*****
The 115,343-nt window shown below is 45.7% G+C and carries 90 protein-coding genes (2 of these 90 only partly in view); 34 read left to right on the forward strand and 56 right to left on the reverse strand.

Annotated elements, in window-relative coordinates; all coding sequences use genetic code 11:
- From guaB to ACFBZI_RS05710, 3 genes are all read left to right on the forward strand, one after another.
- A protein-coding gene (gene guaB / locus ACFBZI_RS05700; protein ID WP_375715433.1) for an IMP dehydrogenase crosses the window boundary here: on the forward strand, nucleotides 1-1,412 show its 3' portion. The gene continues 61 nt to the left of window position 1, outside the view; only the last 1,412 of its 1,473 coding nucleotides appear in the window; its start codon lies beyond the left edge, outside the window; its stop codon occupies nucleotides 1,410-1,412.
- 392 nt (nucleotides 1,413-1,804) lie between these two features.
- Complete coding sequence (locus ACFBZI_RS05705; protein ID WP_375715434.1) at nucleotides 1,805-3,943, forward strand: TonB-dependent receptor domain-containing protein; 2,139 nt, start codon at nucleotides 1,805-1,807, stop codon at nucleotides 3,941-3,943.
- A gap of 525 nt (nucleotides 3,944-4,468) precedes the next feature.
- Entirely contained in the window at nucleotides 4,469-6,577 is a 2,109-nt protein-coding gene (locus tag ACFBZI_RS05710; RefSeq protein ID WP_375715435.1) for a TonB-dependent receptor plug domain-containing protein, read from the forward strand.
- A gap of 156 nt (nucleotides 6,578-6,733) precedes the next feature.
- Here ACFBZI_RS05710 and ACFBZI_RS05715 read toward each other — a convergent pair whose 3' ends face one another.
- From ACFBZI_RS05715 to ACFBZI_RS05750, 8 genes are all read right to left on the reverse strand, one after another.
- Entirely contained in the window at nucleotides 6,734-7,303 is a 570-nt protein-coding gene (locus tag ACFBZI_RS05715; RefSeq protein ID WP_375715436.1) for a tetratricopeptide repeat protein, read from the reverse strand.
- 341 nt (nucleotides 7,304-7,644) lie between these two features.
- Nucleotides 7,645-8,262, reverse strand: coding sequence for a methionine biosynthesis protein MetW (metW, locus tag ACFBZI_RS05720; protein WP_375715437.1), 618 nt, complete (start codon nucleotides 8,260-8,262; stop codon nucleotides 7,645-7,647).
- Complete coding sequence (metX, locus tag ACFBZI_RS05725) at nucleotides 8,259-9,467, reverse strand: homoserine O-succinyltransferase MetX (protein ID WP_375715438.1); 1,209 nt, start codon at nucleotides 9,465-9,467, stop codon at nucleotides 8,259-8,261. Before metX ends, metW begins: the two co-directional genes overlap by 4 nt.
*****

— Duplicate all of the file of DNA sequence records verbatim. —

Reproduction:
The 115,343-nt window shown below is 45.7% G+C and carries 90 protein-coding genes (2 of these 90 only partly in view); 34 read left to right on the forward strand and 56 right to left on the reverse strand.

Annotated elements, in window-relative coordinates; all coding sequences use genetic code 11:
- From guaB to ACFBZI_RS05710, 3 genes are all read left to right on the forward strand, one after another.
- A protein-coding gene (gene guaB / locus ACFBZI_RS05700; protein ID WP_375715433.1) for an IMP dehydrogenase crosses the window boundary here: on the forward strand, nucleotides 1-1,412 show its 3' portion. The gene continues 61 nt to the left of window position 1, outside the view; only the last 1,412 of its 1,473 coding nucleotides appear in the window; its start codon lies beyond the left edge, outside the window; its stop codon occupies nucleotides 1,410-1,412.
- 392 nt (nucleotides 1,413-1,804) lie between these two features.
- Complete coding sequence (locus ACFBZI_RS05705; protein ID WP_375715434.1) at nucleotides 1,805-3,943, forward strand: TonB-dependent receptor domain-containing protein; 2,139 nt, start codon at nucleotides 1,805-1,807, stop codon at nucleotides 3,941-3,943.
- A gap of 525 nt (nucleotides 3,944-4,468) precedes the next feature.
- Entirely contained in the window at nucleotides 4,469-6,577 is a 2,109-nt protein-coding gene (locus tag ACFBZI_RS05710; RefSeq protein ID WP_375715435.1) for a TonB-dependent receptor plug domain-containing protein, read from the forward strand.
- A gap of 156 nt (nucleotides 6,578-6,733) precedes the next feature.
- Here ACFBZI_RS05710 and ACFBZI_RS05715 read toward each other — a convergent pair whose 3' ends face one another.
- From ACFBZI_RS05715 to ACFBZI_RS05750, 8 genes are all read right to left on the reverse strand, one after another.
- Entirely contained in the window at nucleotides 6,734-7,303 is a 570-nt protein-coding gene (locus tag ACFBZI_RS05715; RefSeq protein ID WP_375715436.1) for a tetratricopeptide repeat protein, read from the reverse strand.
- 341 nt (nucleotides 7,304-7,644) lie between these two features.
- Nucleotides 7,645-8,262, reverse strand: coding sequence for a methionine biosynthesis protein MetW (metW, locus tag ACFBZI_RS05720; protein WP_375715437.1), 618 nt, complete (start codon nucleotides 8,260-8,262; stop codon nucleotides 7,645-7,647).
- Complete coding sequence (metX, locus tag ACFBZI_RS05725) at nucleotides 8,259-9,467, reverse strand: homoserine O-succinyltransferase MetX (protein ID WP_375715438.1); 1,209 nt, start codon at nucleotides 9,465-9,467, stop codon at nucleotides 8,259-8,261. Before metX ends, metW begins: the two co-directional genes overlap by 4 nt.